Fight or flight is a concept that was coined by Walter Cannon in 1927. Fight or flight is a physical reaction to a stimulus that occurs when an individual perceives a threat to their well-being. It is a rather self-explanatory concept, either the body prepares itself to fight against the threat or flee from it. (Brown & Fee, 2002) The concept of “freezing” was later added to this reaction and this is where the body neither fights nor flees from the threat, but rather does nothing and this is usually in response to a shocking stimulus (Elster, 1998).

The fight, flight or freeze reaction relates to the amygdala hijack because an amygdala hijack can be viewed as an irrational, fighting response that is out of proportion to the threat that a stimuli poses, but a fighting response nonetheless.

The amygdala in sport[edit | edit source]

The amygdala plays a bigger role than just being responsible for hijacking behaviour in sports. It can also help regulate an athlete's ability to make decisions, emotional memories about specific games as well as playing a role in emotions that athletes express and feel throughout the course of a game[factual?].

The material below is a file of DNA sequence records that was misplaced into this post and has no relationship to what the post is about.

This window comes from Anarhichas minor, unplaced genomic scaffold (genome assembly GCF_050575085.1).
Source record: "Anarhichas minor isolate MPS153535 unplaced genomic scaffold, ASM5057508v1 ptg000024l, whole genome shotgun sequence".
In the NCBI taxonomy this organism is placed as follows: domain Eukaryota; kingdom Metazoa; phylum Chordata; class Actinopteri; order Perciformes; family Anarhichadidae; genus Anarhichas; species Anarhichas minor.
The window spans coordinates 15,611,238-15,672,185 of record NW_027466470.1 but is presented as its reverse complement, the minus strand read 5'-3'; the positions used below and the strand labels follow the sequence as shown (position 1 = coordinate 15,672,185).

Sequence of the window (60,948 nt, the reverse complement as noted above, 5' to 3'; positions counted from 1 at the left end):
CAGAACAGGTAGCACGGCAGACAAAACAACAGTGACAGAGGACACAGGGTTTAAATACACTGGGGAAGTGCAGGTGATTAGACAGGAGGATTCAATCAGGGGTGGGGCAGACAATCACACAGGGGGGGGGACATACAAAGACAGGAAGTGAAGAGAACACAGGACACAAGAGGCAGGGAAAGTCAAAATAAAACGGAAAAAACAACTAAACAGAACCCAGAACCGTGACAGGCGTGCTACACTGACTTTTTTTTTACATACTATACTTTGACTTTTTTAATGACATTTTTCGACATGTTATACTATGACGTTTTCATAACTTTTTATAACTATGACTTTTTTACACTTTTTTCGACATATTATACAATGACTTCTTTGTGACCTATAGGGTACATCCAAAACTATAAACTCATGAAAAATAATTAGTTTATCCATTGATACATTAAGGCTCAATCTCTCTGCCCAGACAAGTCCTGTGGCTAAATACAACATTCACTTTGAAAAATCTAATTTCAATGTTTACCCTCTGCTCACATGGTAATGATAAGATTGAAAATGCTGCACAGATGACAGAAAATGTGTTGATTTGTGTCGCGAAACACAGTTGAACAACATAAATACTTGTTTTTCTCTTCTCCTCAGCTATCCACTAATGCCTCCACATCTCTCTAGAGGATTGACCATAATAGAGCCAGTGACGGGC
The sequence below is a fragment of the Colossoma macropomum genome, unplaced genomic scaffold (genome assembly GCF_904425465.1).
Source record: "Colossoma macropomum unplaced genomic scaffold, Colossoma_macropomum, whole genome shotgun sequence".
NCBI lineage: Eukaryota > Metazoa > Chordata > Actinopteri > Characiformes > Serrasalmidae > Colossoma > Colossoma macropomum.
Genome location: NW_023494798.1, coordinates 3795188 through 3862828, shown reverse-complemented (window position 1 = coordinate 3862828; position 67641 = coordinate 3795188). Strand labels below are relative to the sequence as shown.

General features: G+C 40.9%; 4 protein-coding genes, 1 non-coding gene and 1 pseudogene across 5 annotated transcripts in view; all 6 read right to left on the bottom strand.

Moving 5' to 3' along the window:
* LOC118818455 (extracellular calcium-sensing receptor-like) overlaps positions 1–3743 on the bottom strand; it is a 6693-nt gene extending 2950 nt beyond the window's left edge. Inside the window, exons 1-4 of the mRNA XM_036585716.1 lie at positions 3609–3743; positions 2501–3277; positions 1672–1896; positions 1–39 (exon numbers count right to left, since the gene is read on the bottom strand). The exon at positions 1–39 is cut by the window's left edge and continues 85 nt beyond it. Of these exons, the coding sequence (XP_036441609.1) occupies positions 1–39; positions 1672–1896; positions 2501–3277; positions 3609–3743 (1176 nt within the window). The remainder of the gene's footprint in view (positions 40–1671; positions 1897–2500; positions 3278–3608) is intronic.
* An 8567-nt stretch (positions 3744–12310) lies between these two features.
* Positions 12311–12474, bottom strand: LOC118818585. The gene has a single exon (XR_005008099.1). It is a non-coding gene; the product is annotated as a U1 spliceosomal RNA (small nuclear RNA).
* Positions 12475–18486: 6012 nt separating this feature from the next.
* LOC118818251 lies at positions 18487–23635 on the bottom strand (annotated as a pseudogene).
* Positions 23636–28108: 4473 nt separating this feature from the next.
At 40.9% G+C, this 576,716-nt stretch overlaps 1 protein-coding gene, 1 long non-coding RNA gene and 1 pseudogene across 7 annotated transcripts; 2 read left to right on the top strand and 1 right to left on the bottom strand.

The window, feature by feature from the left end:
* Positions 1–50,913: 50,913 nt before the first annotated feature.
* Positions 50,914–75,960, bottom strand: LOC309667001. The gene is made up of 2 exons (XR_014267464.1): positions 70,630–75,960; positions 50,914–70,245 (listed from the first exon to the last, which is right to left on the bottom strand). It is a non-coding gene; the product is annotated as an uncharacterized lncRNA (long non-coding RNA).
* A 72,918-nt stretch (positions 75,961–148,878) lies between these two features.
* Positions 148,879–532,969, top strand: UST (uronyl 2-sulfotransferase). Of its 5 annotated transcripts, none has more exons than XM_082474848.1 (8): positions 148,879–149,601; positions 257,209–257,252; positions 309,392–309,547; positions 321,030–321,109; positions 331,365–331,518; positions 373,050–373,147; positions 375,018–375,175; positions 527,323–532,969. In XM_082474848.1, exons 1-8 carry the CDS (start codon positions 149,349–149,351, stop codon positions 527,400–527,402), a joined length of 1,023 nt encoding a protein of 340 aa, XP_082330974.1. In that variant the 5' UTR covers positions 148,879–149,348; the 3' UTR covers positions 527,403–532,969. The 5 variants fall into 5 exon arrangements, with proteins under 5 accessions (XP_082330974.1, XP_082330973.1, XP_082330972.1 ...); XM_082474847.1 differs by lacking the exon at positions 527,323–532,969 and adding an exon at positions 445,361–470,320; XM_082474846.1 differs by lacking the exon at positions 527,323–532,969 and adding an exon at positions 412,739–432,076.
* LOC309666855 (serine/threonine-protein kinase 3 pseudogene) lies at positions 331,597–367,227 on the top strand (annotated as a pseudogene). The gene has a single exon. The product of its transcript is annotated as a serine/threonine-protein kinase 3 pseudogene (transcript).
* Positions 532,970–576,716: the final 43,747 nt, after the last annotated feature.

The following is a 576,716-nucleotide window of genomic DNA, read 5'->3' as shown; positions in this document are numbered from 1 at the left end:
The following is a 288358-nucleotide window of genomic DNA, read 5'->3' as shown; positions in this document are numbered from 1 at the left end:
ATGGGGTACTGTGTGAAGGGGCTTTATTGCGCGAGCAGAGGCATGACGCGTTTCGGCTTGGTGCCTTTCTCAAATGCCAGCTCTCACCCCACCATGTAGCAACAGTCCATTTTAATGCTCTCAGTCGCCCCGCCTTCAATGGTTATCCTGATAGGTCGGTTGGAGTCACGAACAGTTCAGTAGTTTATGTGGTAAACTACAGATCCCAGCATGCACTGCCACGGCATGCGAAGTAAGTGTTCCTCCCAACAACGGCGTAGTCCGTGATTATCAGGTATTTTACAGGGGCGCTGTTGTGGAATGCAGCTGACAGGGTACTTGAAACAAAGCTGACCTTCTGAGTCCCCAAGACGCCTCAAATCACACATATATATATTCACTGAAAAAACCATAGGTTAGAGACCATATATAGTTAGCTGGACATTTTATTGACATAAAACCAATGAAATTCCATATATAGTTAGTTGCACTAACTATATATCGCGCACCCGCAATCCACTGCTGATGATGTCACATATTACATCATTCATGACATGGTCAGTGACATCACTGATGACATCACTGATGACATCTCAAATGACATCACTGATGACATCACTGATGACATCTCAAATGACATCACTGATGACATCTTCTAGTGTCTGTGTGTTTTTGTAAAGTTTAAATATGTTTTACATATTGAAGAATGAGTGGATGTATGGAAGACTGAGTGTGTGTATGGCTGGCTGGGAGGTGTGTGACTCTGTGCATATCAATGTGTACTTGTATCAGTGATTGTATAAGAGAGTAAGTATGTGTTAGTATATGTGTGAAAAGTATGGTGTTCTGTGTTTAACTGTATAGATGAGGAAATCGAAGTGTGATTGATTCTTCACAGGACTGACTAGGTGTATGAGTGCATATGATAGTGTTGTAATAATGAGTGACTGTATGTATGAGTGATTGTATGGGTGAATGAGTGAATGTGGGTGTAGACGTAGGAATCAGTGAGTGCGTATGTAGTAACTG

Importance[edit | edit source]

The physical size of the amygdala in humans and primates has a positive correlation to social play and desire to engage in competition (such as things like sport and exercise with others). This positive correlation means that, the larger size of the amygdala suggests a wider range of social complexities, such as the desire to be involved in activities such as social play (Lewis & Barton, 2006).

The amygdala is also important for emotional memories in sport and the decisions that an individual makes as a result of these emotional memories. For example, when people have negative or positive memories about playing at a particular venue, team or person, these memories can either hinder or elevate this individuals[grammar?] performance. The amygdala is particularly important when people have negative memories about a particular event because the amygdala senses danger and sends a message of fear to the rest of the brain which results in a range of physiological responses such as tightened muscles, heightened blood pressure and heart rate (Milton, Solodkin, Hluštík, & Small, 2007).

Amygdala hijack in sport[edit | edit source]

[Provide more detail]

Effect on performance[edit | edit source]

An amygdala hijack may affect not only the individual, who has experienced the hijack themselves, but also team mates. There are dangers associated with someone who has a momentary loss of control and these are: team mates may feel inclined to withdraw themselves from the situation; it can take the focus away from the sport itself and it can create a negative atmosphere for the other people on the team and the team as a whole can miss important opportunities to succeed (Athey, 2012).